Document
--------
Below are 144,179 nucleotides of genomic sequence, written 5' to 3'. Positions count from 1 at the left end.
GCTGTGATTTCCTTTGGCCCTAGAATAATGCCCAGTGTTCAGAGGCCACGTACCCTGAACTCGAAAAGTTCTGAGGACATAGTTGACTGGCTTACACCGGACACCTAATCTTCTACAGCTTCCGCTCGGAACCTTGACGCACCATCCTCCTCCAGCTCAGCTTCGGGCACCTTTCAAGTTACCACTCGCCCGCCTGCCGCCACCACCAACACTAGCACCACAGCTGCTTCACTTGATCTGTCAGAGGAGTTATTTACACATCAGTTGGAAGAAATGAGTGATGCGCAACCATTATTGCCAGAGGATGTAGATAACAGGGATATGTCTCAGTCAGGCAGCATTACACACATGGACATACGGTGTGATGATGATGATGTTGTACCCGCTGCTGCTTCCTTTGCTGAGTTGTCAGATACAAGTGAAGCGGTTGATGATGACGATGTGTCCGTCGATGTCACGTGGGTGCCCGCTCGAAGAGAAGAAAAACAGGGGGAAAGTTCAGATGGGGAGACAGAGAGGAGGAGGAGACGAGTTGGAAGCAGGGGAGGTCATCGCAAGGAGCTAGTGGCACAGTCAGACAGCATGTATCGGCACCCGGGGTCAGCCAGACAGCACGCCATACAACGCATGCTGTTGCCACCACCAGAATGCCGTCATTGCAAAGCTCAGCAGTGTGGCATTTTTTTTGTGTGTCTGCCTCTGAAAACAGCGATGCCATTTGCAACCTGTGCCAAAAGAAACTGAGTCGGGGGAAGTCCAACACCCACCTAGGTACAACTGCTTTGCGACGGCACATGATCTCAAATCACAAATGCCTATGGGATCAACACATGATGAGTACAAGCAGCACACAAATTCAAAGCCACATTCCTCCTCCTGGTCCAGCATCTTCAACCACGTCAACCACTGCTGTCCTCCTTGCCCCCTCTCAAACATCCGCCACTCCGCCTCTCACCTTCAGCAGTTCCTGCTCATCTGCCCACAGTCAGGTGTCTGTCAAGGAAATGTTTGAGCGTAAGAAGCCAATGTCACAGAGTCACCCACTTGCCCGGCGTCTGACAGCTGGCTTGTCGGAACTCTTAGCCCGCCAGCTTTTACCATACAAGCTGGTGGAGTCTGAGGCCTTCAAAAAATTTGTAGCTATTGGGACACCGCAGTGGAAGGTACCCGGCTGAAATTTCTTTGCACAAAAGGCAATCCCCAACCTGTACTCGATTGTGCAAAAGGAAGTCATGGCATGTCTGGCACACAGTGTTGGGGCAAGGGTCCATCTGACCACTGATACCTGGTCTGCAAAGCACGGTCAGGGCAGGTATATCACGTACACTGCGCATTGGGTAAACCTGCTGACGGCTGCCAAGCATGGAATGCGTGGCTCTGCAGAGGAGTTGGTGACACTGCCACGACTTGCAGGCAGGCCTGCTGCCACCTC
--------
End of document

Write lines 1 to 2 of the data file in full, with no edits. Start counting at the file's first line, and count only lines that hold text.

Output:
Below are 144,179 nucleotides of genomic sequence, written 5' to 3'. Positions count from 1 at the left end.
GCTGTGATTTCCTTTGGCCCTAGAATAATGCCCAGTGTTCAGAGGCCACGTACCCTGAACTCGAAAAGTTCTGAGGACATAGTTGACTGGCTTACACCGGACACCTAATCTTCTACAGCTTCCGCTCGGAACCTTGACGCACCATCCTCCTCCAGCTCAGCTTCGGGCACCTTTCAAGTTACCACTCGCCCGCCTGCCGCCACCACCAACACTAGCACCACAGCTGCTTCACTTGATCTGTCAGAGGAGTTATTTACACATCAGTTGGAAGAAATGAGTGATGCGCAACCATTATTGCCAGAGGATGTAGATAACAGGGATATGTCTCAGTCAGGCAGCATTACACACATGGACATACGGTGTGATGATGATGATGTTGTACCCGCTGCTGCTTCCTTTGCTGAGTTGTCAGATACAAGTGAAGCGGTTGATGATGACGATGTGTCCGTCGATGTCACGTGGGTGCCCGCTCGAAGAGAAGAAAAACAGGGGGAAAGTTCAGATGGGGAGACAGAGAGGAGGAGGAGACGAGTTGGAAGCAGGGGAGGTCATCGCAAGGAGCTAGTGGCACAGTCAGACAGCATGTATCGGCACCCGGGGTCAGCCAGACAGCACGCCATACAACGCATGCTGTTGCCACCACCAGAATGCCGTCATTGCAAAGCTCAGCAGTGTGGCATTTTTTTTGTGTGTCTGCCTCTGAAAACAGCGATGCCATTTGCAACCTGTGCCAAAAGAAACTGAGTCGGGGGAAGTCCAACACCCACCTAGGTACAACTGCTTTGCGACGGCACATGATCTCAAATCACAAATGCCTATGGGATCAACACATGATGAGTACAAGCAGCACACAAATTCAAAGCCACATTCCTCCTCCTGGTCCAGCATCTTCAACCACGTCAACCACTGCTGTCCTCCTTGCCCCCTCTCAAACATCCGCCACTCCGCCTCTCACCTTCAGCAGTTCCTGCTCATCTGCCCACAGTCAGGTGTCTGTCAAGGAAATGTTTGAGCGTAAGAAGCCAATGTCACAGAGTCACCCACTTGCCCGGCGTCTGACAGCTGGCTTGTCGGAACTCTTAGCCCGCCAGCTTTTACCATACAAGCTGGTGGAGTCTGAGGCCTTCAAAAAATTTGTAGCTATTGGGACACCGCAGTGGAAGGTACCCGGCTGAAATTTCTTTGCACAAAAGGCAATCCCCAACCTGTACTCGATTGTGCAAAAGGAAGTCATGGCATGTCTGGCACACAGTGTTGGGGCAAGGGTCCATCTGACCACTGATACCTGGTCTGCAAAGCACGGTCAGGGCAGGTATATCACGTACACTGCGCATTGGGTAAACCTGCTGACGGCTGCCAAGCATGGAATGCGTGGCTCTGCAGAGGAGTTGGTGACACTGCCACGACTTGCAGGCAGGCCTGCTGCCACCTC